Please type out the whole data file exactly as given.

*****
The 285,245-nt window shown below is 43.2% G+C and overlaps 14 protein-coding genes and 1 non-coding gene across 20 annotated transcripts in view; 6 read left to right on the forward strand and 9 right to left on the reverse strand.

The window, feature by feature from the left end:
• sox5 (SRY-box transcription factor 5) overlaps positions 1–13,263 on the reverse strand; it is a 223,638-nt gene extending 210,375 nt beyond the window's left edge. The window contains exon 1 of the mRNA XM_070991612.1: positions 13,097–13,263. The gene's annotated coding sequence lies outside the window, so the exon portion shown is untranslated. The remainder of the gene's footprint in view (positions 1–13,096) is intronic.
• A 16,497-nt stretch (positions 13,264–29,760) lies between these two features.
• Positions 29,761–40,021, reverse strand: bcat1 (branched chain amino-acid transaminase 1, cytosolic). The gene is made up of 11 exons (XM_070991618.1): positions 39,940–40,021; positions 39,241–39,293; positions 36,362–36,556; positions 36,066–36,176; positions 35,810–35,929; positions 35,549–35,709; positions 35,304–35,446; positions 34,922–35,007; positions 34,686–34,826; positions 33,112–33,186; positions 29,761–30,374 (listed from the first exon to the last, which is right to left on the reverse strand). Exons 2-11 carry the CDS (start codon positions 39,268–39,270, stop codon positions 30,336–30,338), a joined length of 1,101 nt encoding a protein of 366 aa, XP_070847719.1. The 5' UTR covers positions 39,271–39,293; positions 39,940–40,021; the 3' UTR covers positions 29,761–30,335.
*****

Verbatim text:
The 285,245-nt window shown below is 43.2% G+C and overlaps 14 protein-coding genes and 1 non-coding gene across 20 annotated transcripts in view; 6 read left to right on the forward strand and 9 right to left on the reverse strand.

The window, feature by feature from the left end:
• sox5 (SRY-box transcription factor 5) overlaps positions 1–13,263 on the reverse strand; it is a 223,638-nt gene extending 210,375 nt beyond the window's left edge. The window contains exon 1 of the mRNA XM_070991612.1: positions 13,097–13,263. The gene's annotated coding sequence lies outside the window, so the exon portion shown is untranslated. The remainder of the gene's footprint in view (positions 1–13,096) is intronic.
• A 16,497-nt stretch (positions 13,264–29,760) lies between these two features.
• Positions 29,761–40,021, reverse strand: bcat1 (branched chain amino-acid transaminase 1, cytosolic). The gene is made up of 11 exons (XM_070991618.1): positions 39,940–40,021; positions 39,241–39,293; positions 36,362–36,556; positions 36,066–36,176; positions 35,810–35,929; positions 35,549–35,709; positions 35,304–35,446; positions 34,922–35,007; positions 34,686–34,826; positions 33,112–33,186; positions 29,761–30,374 (listed from the first exon to the last, which is right to left on the reverse strand). Exons 2-11 carry the CDS (start codon positions 39,268–39,270, stop codon positions 30,336–30,338), a joined length of 1,101 nt encoding a protein of 366 aa, XP_070847719.1. The 5' UTR covers positions 39,271–39,293; positions 39,940–40,021; the 3' UTR covers positions 29,761–30,335.